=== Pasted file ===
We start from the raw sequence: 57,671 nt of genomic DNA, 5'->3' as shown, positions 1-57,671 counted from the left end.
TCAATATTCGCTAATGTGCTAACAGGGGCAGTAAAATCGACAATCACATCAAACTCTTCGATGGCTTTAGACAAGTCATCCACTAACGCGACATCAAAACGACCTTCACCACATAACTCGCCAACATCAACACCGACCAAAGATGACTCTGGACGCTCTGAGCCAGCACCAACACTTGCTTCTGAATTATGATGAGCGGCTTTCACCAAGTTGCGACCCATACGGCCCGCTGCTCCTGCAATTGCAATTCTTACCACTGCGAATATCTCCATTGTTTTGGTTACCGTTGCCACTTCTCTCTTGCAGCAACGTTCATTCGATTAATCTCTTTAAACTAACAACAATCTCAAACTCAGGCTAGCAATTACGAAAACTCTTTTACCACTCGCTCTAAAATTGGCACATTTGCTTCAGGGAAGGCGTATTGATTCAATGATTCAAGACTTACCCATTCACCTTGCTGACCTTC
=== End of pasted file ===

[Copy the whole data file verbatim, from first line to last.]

We start from the raw sequence: 57,671 nt of genomic DNA, 5'->3' as shown, positions 1-57,671 counted from the left end.
TCAATATTCGCTAATGTGCTAACAGGGGCAGTAAAATCGACAATCACATCAAACTCTTCGATGGCTTTAGACAAGTCATCCACTAACGCGACATCAAAACGACCTTCACCACATAACTCGCCAACATCAACACCGACCAAAGATGACTCTGGACGCTCTGAGCCAGCACCAACACTTGCTTCTGAATTATGATGAGCGGCTTTCACCAAGTTGCGACCCATACGGCCCGCTGCTCCTGCAATTGCAATTCTTACCACTGCGAATATCTCCATTGTTTTGGTTACCGTTGCCACTTCTCTCTTGCAGCAACGTTCATTCGATTAATCTCTTTAAACTAACAACAATCTCAAACTCAGGCTAGCAATTACGAAAACTCTTTTACCACTCGCTCTAAAATTGGCACATTTGCTTCAGGGAAGGCGTATTGATTCAATGATTCAAGACTTACCCATTCACCTTGCTGACCTTC